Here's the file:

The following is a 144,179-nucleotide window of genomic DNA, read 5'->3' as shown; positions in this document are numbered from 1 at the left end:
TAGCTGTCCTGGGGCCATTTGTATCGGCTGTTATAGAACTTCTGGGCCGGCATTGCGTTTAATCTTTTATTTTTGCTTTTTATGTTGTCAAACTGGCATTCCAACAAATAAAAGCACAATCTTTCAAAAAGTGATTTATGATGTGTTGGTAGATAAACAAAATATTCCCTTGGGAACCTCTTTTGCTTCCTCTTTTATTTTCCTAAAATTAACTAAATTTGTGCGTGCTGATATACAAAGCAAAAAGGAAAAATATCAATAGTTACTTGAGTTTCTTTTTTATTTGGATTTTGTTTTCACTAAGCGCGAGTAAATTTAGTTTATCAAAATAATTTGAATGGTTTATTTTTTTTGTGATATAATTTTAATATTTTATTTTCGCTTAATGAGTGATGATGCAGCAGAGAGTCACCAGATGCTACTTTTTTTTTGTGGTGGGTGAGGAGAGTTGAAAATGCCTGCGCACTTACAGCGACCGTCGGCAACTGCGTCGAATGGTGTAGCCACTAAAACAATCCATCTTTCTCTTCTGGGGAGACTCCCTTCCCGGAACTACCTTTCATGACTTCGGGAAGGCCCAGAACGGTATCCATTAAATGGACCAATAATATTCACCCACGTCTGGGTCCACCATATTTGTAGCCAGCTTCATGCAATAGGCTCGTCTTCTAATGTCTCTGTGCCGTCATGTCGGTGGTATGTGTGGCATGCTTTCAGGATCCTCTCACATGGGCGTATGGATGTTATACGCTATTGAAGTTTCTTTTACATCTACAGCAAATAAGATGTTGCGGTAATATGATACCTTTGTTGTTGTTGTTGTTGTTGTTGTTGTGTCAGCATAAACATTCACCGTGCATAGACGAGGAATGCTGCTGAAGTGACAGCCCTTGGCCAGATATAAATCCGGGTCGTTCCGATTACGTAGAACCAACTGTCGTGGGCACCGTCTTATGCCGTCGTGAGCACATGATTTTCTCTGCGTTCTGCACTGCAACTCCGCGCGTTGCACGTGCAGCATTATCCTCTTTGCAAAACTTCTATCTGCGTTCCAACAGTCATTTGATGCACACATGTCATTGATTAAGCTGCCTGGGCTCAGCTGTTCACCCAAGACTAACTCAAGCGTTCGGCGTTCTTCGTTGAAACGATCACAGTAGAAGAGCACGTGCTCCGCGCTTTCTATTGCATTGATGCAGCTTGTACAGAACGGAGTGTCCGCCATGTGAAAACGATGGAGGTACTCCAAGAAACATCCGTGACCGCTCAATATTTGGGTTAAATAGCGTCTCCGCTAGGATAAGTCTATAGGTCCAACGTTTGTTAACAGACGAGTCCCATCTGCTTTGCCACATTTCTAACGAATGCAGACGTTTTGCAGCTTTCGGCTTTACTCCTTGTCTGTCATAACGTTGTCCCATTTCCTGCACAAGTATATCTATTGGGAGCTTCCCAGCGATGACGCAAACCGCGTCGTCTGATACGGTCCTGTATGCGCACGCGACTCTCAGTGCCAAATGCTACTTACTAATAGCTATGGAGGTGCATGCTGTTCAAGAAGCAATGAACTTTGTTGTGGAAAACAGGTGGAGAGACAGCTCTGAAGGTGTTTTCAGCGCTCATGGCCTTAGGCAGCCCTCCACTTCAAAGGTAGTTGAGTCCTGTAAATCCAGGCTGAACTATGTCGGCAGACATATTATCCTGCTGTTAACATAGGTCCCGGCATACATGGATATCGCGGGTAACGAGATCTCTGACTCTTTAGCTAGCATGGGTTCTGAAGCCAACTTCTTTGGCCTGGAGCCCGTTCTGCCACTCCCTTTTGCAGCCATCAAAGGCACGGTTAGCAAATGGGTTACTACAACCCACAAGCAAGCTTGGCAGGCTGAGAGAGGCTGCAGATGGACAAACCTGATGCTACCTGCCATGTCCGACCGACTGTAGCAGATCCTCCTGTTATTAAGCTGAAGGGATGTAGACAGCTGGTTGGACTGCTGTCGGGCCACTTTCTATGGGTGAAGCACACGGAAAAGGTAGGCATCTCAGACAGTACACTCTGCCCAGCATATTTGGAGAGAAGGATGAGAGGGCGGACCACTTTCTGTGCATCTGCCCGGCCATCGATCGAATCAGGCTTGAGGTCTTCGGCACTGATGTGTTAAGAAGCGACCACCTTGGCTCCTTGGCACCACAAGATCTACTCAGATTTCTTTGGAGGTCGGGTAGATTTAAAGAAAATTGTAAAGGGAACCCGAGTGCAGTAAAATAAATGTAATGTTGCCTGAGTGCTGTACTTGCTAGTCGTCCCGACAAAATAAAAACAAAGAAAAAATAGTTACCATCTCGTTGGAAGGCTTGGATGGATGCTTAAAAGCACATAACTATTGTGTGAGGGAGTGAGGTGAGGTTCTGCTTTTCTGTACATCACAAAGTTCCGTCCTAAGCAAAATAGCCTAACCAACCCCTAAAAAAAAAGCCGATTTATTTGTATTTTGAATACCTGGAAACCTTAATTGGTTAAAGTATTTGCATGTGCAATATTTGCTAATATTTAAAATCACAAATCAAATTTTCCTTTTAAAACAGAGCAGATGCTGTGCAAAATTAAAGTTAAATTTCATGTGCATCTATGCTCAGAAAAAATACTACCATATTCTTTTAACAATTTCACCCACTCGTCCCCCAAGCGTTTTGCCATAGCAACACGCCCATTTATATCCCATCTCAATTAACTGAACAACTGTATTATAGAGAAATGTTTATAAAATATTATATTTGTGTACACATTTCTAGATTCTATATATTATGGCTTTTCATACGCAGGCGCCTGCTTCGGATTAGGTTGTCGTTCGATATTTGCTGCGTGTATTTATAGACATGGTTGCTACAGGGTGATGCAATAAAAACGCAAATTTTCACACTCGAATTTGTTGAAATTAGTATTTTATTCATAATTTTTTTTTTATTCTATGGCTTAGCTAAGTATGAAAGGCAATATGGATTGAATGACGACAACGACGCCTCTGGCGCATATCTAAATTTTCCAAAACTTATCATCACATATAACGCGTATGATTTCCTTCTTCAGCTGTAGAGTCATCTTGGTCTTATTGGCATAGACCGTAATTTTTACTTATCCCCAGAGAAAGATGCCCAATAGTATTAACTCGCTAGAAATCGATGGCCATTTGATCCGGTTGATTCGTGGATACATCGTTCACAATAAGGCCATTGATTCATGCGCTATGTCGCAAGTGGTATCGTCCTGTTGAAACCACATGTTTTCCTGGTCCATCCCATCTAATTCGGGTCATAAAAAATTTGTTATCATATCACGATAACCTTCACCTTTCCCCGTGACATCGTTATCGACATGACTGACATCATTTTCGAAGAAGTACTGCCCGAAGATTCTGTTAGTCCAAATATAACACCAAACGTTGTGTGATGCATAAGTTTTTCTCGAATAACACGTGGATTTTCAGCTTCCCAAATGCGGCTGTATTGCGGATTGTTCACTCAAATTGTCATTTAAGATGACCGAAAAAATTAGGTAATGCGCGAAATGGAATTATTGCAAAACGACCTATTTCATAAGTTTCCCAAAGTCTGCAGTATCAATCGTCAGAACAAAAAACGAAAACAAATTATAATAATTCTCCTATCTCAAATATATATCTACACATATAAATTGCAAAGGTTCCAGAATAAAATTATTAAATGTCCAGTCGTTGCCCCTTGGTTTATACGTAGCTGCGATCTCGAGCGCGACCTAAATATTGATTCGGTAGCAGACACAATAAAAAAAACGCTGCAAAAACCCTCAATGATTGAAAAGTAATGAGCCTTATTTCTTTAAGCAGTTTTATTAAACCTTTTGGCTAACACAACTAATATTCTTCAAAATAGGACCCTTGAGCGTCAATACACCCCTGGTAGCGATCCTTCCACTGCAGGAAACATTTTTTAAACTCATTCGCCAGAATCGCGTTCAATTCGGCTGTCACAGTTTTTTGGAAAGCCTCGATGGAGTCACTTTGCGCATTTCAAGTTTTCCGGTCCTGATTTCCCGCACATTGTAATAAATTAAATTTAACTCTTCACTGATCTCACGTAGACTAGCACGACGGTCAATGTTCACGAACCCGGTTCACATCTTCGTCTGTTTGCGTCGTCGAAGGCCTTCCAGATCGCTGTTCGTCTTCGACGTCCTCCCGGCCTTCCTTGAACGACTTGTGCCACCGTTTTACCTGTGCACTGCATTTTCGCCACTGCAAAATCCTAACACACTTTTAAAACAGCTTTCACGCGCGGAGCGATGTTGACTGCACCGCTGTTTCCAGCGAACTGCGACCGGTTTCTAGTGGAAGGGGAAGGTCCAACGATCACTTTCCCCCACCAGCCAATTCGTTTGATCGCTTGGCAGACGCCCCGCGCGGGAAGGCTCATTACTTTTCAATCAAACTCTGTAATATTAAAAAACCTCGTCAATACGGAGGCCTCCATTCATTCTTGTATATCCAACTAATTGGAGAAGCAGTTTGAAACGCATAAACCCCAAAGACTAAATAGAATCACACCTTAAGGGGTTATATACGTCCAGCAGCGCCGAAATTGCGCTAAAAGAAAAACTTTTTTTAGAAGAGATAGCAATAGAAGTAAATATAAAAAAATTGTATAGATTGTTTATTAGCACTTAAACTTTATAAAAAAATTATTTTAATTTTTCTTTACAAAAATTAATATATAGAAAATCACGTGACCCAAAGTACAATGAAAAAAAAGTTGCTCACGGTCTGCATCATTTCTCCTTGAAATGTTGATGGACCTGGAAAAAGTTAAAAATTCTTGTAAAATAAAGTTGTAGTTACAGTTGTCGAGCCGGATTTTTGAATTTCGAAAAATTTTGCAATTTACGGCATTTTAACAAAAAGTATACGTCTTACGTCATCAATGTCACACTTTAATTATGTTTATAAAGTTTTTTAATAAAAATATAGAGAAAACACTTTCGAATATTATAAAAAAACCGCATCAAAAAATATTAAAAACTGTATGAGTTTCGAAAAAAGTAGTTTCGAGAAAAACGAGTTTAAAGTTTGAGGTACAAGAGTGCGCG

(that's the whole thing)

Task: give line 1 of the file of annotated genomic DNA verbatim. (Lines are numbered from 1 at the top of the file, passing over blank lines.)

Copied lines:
The following is a 144,179-nucleotide window of genomic DNA, read 5'->3' as shown; positions in this document are numbered from 1 at the left end: